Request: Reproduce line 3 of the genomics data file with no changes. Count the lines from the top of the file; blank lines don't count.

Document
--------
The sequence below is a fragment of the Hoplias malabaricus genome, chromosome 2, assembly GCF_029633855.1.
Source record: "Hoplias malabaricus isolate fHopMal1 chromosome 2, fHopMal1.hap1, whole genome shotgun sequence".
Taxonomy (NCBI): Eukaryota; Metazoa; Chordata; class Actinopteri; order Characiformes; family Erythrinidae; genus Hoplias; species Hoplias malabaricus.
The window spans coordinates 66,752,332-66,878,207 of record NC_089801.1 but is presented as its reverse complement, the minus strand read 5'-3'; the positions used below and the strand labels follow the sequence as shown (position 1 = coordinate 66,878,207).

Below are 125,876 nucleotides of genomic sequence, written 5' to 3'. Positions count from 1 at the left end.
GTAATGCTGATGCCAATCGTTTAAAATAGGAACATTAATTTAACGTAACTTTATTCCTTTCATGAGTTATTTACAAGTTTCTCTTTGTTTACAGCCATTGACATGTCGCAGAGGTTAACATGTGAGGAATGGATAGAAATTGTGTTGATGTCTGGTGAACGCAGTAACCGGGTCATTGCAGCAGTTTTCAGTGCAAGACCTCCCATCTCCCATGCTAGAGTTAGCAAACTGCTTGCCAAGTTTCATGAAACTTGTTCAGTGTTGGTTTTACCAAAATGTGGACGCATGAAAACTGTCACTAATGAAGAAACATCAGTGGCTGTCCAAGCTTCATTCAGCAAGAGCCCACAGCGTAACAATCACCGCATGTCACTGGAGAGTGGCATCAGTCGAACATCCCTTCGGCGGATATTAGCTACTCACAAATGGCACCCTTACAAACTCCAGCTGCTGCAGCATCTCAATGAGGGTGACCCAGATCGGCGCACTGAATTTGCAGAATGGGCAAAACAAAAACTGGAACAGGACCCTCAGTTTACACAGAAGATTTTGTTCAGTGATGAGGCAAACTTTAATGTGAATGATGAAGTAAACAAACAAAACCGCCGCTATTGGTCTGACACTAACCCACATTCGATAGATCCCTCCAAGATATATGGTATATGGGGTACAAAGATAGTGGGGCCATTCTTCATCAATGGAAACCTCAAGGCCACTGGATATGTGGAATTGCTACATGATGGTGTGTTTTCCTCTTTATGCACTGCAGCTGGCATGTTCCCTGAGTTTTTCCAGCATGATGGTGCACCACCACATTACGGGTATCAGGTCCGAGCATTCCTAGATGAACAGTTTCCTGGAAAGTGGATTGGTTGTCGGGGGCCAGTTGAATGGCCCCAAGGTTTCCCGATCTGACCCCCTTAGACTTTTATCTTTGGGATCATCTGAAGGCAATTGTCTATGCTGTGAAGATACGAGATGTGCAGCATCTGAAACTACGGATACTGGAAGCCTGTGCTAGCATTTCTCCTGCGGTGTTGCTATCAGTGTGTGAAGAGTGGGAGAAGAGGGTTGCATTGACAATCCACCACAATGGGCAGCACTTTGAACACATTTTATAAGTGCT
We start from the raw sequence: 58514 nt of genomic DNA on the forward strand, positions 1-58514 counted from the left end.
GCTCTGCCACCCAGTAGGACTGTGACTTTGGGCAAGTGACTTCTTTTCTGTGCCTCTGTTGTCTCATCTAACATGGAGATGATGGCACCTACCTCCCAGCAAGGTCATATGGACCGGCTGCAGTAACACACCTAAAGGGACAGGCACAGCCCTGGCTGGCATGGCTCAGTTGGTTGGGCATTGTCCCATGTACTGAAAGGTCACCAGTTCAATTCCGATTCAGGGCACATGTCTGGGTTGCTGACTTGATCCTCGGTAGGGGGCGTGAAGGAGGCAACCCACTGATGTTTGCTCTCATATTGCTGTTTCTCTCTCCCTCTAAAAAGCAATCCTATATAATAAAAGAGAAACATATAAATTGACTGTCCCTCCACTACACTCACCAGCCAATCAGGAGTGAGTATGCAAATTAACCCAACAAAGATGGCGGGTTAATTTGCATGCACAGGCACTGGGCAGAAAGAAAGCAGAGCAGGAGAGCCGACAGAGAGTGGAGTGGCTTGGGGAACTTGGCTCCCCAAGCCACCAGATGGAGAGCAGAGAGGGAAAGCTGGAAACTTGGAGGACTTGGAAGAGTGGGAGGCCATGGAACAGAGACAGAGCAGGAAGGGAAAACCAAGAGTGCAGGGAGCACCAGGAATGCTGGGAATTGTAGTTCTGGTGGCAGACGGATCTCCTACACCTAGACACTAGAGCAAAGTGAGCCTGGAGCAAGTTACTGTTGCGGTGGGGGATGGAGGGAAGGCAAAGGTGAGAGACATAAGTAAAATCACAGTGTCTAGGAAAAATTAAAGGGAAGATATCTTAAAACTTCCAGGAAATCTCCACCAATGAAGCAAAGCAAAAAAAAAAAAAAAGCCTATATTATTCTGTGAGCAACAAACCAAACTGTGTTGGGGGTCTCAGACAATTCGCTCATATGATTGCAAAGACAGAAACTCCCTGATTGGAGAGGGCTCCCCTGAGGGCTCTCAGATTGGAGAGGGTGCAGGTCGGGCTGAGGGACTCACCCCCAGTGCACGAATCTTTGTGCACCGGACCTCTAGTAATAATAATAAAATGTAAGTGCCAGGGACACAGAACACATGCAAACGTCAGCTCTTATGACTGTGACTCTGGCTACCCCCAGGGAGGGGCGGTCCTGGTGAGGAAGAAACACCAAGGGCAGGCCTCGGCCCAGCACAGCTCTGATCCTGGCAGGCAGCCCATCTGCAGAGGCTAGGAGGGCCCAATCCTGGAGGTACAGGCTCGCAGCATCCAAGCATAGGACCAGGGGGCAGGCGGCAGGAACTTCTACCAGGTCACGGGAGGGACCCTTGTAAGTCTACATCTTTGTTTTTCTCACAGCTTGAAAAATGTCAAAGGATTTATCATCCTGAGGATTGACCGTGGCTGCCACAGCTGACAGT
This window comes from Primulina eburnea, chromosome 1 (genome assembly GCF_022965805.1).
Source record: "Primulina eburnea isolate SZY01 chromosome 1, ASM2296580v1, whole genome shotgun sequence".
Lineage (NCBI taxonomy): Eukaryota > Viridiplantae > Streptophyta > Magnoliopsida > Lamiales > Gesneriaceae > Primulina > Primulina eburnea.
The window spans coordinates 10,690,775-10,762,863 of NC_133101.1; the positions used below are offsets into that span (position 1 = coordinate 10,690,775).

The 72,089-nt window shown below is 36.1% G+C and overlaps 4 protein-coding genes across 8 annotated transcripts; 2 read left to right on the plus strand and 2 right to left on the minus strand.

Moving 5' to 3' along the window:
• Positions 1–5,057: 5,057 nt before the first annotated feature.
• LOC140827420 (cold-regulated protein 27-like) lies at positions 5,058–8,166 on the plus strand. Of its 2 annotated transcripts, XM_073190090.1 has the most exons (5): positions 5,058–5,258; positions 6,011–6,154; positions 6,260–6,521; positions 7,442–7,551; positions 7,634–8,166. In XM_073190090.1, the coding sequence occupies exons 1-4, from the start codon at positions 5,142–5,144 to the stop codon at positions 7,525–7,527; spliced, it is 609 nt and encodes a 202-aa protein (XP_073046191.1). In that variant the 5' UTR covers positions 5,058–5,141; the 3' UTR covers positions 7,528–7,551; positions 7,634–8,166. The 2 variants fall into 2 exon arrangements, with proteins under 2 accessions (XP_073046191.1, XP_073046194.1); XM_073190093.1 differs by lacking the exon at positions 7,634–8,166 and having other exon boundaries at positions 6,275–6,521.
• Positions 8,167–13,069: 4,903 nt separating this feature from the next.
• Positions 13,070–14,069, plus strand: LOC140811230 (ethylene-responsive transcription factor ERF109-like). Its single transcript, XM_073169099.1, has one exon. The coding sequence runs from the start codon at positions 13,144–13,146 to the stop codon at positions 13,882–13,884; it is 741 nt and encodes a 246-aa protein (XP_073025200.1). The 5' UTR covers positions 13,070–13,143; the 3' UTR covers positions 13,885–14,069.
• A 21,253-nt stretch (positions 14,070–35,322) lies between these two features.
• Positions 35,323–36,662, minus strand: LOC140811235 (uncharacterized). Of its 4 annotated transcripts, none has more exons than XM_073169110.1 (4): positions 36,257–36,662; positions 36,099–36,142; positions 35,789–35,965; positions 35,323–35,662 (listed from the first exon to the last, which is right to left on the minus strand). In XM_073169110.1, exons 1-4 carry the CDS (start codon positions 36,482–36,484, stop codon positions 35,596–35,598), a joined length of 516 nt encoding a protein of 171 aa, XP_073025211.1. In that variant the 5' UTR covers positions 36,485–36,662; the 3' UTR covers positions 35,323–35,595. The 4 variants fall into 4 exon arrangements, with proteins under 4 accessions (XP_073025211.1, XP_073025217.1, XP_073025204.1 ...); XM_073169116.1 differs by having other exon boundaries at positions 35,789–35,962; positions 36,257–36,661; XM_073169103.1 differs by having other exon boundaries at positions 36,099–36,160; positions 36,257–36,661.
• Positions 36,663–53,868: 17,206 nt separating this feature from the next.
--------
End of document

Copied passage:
Taxonomy (NCBI): Eukaryota; Metazoa; Chordata; class Actinopteri; order Characiformes; family Erythrinidae; genus Hoplias; species Hoplias malabaricus.